Stan Van Gundy has never been a man who looks like he could use more work. You could task Stan with building a birdhouse and he would find a way to make it as stressful as managing a continental war. He’s a fine coach and the only enjoyment he seems to glean from life is through the mostly unfun process of driving his teams toward marginal improvement, but he is, at his core, a Diet Pepsi-pickled mess of failure-fear and upset with himself for lacking the strength to control five humans at once. Giving the guy more responsibility than he can handle is a great way to drive a barely sane man mad and your franchise straight into the ground.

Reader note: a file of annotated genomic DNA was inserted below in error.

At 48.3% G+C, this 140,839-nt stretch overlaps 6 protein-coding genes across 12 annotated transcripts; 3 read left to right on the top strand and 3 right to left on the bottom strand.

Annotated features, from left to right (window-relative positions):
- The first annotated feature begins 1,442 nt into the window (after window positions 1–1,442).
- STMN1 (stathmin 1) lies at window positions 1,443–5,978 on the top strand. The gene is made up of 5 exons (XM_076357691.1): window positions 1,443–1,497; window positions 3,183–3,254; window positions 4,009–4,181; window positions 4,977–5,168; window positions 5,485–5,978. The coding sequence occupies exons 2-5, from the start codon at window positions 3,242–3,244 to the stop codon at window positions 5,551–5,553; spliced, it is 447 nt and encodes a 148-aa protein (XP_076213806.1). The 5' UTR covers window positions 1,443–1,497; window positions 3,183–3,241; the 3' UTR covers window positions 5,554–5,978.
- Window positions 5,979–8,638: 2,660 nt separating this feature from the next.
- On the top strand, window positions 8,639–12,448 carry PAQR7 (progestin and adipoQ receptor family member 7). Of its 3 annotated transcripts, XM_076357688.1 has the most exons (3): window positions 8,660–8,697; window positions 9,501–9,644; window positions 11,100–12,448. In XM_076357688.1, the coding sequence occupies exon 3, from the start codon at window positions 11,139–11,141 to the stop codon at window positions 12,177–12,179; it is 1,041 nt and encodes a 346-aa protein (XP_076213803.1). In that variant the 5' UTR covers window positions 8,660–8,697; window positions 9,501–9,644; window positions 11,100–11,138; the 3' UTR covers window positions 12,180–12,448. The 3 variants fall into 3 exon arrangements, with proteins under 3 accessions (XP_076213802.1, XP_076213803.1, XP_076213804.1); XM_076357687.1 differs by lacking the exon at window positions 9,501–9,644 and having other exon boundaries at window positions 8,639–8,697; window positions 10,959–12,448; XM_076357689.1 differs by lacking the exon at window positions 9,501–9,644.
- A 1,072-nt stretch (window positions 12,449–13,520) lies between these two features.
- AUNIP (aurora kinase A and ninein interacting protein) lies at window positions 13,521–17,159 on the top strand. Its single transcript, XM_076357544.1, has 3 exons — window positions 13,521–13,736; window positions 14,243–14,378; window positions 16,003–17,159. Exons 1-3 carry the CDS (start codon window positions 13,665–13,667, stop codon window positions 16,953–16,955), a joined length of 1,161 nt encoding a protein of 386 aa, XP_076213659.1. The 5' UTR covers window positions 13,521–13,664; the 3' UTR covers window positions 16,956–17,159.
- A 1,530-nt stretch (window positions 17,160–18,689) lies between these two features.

I’ve written recently about the executive-coach hybrid and how, because Red Auerbach did it in a very different era and Gregg Popovich figured out how to pull it off in the modern NBA, a few of the league’s other great tacticians have swindled some owners into thinking they’re capable of making it work. The problems with this are manifold, but the primary issue is obvious: being in charge of player personnel is more than a full-time job already; being a head coach is more than a full-time job already. Mash the two gigs together and you have one (usually exceedingly capable) workaholic pulled in more directions than a Medieval insurrectionist. Popovich is both an excellent delegator and a half-god samurai master who exists outside time. No one should try to do what he does.